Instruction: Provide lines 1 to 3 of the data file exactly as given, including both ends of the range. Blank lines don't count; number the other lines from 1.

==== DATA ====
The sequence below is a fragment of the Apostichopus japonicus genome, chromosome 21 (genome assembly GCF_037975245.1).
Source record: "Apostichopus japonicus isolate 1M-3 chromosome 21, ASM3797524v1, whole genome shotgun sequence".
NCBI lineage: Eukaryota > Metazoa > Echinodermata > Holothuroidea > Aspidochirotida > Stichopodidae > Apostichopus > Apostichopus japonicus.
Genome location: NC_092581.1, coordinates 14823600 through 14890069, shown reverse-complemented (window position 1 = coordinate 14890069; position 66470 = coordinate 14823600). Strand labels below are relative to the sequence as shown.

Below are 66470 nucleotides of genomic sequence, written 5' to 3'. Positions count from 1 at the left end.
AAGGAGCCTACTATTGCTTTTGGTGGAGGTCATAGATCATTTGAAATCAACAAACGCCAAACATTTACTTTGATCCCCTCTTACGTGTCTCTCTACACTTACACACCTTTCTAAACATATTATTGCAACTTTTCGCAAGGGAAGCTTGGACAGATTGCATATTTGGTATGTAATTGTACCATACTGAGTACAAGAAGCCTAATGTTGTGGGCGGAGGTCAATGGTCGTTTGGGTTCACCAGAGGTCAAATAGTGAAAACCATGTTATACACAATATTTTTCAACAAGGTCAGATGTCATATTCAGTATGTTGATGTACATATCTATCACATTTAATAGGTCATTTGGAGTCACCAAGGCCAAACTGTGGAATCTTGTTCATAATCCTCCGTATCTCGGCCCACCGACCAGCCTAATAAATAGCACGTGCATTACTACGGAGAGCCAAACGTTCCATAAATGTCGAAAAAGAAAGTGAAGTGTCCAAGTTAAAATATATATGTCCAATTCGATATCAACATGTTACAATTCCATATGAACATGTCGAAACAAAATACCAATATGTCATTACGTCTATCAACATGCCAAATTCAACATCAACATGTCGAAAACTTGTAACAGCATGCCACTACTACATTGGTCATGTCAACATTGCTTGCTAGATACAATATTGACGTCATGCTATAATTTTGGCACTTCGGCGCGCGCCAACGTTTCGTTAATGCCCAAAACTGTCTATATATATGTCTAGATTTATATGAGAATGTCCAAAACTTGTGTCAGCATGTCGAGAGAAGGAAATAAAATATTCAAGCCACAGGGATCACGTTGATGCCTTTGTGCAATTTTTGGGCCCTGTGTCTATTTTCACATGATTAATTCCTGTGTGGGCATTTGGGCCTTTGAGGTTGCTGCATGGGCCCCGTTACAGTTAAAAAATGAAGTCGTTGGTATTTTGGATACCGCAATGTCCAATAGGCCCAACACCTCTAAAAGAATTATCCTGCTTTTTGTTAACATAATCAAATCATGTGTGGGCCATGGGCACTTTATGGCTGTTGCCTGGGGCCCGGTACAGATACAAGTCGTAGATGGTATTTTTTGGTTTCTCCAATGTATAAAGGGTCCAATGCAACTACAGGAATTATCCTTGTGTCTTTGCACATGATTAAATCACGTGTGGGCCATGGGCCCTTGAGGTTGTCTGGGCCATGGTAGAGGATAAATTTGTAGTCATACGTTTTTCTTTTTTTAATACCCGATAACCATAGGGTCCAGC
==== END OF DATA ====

The sequence below is a fragment of the Apostichopus japonicus genome, chromosome 21 (genome assembly GCF_037975245.1).
Source record: "Apostichopus japonicus isolate 1M-3 chromosome 21, ASM3797524v1, whole genome shotgun sequence".
NCBI lineage: Eukaryota > Metazoa > Echinodermata > Holothuroidea > Aspidochirotida > Stichopodidae > Apostichopus > Apostichopus japonicus.